While Wordsworth is not setting out a complete poetic defense wherein he defines his aesthetic ("I have therefore altogether declined to enter regularly upon this defence"), it is true that in the Preface he does discuss his ideas of what the poet is, what poetry is and, most importantly to Lyrical Ballads, what the language of poetry is.
Wordsworth first implies that a Poet is one who arranges language expressing ideas in metrical form. This language he arranges is "in a state of vivid sensation." In other words, it is emotional reaction to ideas or emotional expressions of feeling. The Poet is one who "rationally" (i.e., reasonably) imparts the "vivid sensation," or emotionalism, in metrical form to readers. In other words, in Wordsworth's view, the Poet discerns vivid emotional states in people around him and captures those emotional states in poetic meter and rhyme ("metrical arrangements") to "impart" this vision to the reader.
Wordsworth also has something to say about what a Poet is not. This false Poet substitutes "feeling ..., philosophical language" with "arbitrary and capricious habits of expression" that falsely accrues honor to their poetic skill. In other words, these anti-Poets turn their backs on the real language of everyday expressions of emotion and invent "their own creations" of poetic language that are artificial, the product of a whim, lacking philosophical importance, lacking clarity. They think they become honored poets this way but really only "furnish food" for poor taste that has no solid bearings and is "fickle."
Regarding Poetry, Wordsworth implies that Poetry is in part a matter of what is customary:
[The reader will] struggle with feelings of strangeness and aukwardness: they will look round for poetry, and will be induced to inquire by what species of courtesy these [Lyrical Ballads] can be permitted to assume that title.
More importantly though, Poetry is the outflowing of emotion--of sentiment--that has been tempered by serious, "long," deep thought and that therefore describes "objects" and "sentiments" that relate to "important subjects" of discussion.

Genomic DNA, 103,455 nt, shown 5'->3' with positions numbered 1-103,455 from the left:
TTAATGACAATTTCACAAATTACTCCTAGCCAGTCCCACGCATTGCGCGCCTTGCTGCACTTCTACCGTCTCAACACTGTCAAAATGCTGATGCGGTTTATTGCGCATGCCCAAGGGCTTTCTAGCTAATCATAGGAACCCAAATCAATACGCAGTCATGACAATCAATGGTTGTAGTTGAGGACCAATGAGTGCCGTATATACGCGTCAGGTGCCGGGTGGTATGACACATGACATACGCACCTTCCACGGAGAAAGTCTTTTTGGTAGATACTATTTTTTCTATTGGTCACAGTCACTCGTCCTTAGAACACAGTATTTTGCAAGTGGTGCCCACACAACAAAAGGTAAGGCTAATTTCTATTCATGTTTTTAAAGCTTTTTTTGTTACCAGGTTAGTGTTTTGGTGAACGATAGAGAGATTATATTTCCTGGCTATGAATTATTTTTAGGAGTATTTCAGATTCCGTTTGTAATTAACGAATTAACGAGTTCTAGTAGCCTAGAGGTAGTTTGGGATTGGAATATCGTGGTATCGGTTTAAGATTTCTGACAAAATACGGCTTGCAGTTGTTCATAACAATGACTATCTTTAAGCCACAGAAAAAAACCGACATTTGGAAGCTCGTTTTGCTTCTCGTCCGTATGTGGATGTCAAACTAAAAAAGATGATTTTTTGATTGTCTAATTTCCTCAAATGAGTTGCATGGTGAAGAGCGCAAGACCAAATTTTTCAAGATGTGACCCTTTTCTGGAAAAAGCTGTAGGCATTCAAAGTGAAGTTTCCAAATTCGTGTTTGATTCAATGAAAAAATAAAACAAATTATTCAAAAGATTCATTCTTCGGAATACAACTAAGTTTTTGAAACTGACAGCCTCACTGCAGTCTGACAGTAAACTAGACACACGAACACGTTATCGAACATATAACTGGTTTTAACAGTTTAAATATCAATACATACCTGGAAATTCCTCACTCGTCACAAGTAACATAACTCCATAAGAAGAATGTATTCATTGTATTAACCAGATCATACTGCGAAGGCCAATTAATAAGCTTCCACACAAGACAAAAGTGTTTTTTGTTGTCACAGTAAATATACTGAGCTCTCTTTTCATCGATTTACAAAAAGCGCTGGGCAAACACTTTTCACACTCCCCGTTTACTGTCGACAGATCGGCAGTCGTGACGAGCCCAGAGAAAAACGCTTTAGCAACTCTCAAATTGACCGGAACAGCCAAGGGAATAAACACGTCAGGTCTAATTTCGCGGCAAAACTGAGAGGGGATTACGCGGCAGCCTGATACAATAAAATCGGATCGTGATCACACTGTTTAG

Poetic language, according to Wordsworth--and this is one of the paramount ideas in the Preface--is the language of common people speaking everyday expressions and expressing everyday sensations of rural (i.e., pastoral) people in an [idealized] rural life. Wordsworth says this language is "more emphatic" having "greater simplicity" being "more accurately contemplated" and "incorporated with the beautiful and permanent forms of nature." In other words, commonplace, "low," "rustic" language is more intuitive, insightful, genuine, sincere than is the contrived elegant language of Poets (or anit-Poets).
Importantly, Wordsworth concedes that this language must be (1) filtered through the Poet's mind and (2) cleaned up, "purified," of what is vulgar, crass, incorrect and offensive before this shinning quality of greatness can show through. Thus many critics, including Coleridge, have found great contradiction and fallacy in Wordsworth's position on poetic common, low, language.
The language, ... [must be] (purified indeed from what appear to be its real defects, from all lasting and rational causes of dislike or disgust)